A river (or stream) is characterized as a freshwater ecosystem with running water. They can range from very small streams fed by a small volume of water from a natural spring or mountain run-off to very large rivers such as the Mississippi, Nile and Amazon rivers. Although we often consider rivers and streams to be major features of the landscape, they actually only make up around 0.1% of the land but are made more significant to humans by the fact that many human cities and civilizations are built around the freshwater supplied by rivers and streams.
Importance of rivers and streams
The most obvious quality of streams and rivers that humans and animals benefit from is their supply of fresh drinking water. Through history and still to the present day, almost all of the world’s cities will be found either on the coast or on the banks of a river.
A second hugely important feature of streams and rivers is the fact that they carry huge amounts of water across land. As much as 37000 km³ of water is carried across land and holds enough energy to supply more than 100x the total human production.
They are also important as transport pathways for many ships carrying cargo inland. The canals leading up to the Great Lakes of northern America for example allow boats to travel into the center of the North American continent to deliver goods and similar examples can be seen in all continents. On top of their importance for drinking water, energy and transport, they are also popular places for recreational activities such as rowing and water skiing.
The flow of water in a stream is one the most significant factors affecting a stream ecosystem and has a strong influence on most properties of a stream such as the substrate and animal species that will be found there. The flow of a stream is controlled by three inputs; the surface water, subsurface water and ground water. The surface and subsurface water are hugely variable between periods of rainfall; groundwater, on the other hand, has a relatively constant input and is more controlled by long-term patterns of precipitation.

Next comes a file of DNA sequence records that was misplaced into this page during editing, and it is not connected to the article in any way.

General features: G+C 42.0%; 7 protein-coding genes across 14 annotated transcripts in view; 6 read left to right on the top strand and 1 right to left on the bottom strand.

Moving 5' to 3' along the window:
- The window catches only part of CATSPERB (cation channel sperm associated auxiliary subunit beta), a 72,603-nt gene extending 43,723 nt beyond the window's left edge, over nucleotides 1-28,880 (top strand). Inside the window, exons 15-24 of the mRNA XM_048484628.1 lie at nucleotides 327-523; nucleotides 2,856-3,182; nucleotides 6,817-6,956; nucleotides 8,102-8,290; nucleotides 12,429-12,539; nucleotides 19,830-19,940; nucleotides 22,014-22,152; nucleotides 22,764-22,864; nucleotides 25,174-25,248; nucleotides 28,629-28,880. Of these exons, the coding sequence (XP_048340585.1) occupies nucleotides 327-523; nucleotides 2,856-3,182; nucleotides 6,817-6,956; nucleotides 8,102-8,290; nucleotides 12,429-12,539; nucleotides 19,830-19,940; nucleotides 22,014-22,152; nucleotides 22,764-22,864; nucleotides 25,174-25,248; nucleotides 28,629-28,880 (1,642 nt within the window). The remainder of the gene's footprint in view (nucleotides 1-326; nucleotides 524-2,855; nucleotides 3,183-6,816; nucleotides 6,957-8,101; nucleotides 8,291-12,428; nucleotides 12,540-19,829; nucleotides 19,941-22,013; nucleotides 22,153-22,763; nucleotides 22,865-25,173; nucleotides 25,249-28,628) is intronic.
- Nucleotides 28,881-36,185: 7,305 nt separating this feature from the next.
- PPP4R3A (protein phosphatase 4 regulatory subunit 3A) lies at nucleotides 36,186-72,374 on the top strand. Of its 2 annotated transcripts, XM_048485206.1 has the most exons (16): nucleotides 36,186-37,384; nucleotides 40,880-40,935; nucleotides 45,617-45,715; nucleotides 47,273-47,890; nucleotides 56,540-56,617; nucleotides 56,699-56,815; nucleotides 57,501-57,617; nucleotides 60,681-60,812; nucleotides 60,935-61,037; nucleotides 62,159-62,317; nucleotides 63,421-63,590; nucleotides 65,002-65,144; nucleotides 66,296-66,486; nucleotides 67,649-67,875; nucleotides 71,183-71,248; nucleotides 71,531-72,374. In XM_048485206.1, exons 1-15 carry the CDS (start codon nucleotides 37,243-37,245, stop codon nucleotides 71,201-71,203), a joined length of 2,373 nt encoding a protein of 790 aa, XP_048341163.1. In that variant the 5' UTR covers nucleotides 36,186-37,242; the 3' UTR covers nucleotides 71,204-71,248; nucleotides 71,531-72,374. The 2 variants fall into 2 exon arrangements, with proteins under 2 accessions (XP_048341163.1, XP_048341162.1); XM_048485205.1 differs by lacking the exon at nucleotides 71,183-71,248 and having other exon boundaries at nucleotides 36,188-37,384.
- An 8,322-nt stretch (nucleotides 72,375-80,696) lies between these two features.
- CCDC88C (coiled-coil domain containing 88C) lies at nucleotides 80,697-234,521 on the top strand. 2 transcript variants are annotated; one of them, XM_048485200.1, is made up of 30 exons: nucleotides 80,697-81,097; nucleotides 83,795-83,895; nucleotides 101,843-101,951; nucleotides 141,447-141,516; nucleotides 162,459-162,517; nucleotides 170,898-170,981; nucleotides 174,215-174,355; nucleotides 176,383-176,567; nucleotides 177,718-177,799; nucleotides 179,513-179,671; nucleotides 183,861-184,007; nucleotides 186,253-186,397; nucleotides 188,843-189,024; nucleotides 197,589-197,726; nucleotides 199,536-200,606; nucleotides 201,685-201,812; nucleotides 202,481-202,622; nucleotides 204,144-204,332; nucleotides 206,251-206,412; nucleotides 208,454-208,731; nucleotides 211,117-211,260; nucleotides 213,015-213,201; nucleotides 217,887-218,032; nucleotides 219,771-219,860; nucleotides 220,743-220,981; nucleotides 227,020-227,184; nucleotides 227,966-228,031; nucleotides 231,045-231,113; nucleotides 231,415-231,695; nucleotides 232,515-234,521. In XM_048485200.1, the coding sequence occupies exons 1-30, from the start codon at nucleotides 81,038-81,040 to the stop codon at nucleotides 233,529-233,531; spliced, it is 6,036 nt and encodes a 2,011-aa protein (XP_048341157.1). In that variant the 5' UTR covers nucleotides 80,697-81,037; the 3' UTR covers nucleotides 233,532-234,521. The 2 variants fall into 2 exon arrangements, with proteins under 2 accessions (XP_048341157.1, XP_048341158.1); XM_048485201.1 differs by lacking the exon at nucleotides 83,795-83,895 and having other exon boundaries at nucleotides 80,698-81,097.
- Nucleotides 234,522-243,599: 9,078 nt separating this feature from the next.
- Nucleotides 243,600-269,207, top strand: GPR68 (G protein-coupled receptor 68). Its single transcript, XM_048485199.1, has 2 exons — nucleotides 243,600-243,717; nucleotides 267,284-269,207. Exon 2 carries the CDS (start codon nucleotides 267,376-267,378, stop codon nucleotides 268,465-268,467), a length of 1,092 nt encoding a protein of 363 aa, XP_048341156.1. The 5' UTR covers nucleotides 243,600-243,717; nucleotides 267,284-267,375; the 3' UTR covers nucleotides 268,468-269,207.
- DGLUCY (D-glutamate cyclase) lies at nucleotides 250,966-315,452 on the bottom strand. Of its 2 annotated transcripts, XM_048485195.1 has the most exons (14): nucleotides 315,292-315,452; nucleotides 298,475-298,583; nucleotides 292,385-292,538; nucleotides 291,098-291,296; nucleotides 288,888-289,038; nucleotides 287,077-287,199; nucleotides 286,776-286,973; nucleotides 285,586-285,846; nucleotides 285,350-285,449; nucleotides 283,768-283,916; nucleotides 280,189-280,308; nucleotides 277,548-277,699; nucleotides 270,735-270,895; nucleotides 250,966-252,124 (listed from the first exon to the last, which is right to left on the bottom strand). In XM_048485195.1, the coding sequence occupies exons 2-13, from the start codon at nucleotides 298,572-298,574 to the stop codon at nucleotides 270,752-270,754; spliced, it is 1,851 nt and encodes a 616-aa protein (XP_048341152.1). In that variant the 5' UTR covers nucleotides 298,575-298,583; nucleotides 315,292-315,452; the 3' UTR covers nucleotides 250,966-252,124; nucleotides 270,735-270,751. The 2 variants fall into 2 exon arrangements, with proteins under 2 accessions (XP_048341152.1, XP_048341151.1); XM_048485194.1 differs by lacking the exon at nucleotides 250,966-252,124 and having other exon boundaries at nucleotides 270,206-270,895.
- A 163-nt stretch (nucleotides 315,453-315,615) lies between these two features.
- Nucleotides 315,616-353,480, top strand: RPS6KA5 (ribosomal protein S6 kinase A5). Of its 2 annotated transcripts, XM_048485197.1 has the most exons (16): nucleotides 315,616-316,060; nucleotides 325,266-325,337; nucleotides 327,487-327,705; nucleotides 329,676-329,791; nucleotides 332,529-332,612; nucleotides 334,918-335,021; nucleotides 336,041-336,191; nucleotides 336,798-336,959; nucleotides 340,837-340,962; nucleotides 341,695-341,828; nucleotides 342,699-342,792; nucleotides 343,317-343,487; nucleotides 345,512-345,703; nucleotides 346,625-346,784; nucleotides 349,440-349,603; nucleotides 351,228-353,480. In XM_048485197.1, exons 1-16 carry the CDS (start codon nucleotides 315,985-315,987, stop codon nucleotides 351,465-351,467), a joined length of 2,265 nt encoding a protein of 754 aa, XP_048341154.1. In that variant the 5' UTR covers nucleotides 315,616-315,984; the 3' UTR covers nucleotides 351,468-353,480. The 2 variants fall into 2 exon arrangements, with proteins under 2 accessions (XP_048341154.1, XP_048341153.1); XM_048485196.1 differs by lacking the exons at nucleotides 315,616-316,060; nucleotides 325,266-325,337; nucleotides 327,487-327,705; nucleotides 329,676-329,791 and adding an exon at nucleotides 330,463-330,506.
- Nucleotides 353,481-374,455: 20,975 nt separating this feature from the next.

Flow within a stream or river is also not uniform but is fastest on the very surface of the stream. Friction with the stream bed or river bed slows the water down from the bottom up, the average velocity of a stream or river can be found at 60% of the streams depth. For example, if a stream was 1 m (3 ft.) deep, the average speed of the water could be found at 60 cm or 22 (in).
Rivers and streams are influenced hugely by the hydrological cycle as rain provides the main source of water for most streams. In the US, around 30% of the rainfall makes its way into streams and rivers while the rest either evaporates, is absorbed by plants or runs into the ground water. There is a lag between the time of rainfall and the when the water reaches a river. This lag can make streams unpredictably dangerous following heavy rain periods because people aren’t expecting the delayed increase in water flow.
One of the most important features of a river is their magnificent power of erosion. They have the ability to carve out the landscape and disperse sediments and nutrients thousands of kilometers downstream. The Grand Canyon is a prime example of the power of streams and rivers to reconstruct the landscape through the gradual and constant mechanism of erosion.
There are three forms of erosion: corrosion, abrasion and cavitation. These three methods combine to influence a rivers shape and topography. Erosion influences the morphology (shape) by creating or destroying new paths for a stream to meander through. A river’s topography (i.e. the layout of the river bed) is determined by the power of erosion as the softer, weaker fragments of the stream bed are eroded away, leaving the harder, stronger substrate to form the stream’s topography.
The content collected through erosion and transported with the flow of water downstream will eventually be deposited as the energy within the flow of the water reduces. This generally occurs in lowland areas often with large flood plains and can frequently lead to braided streams.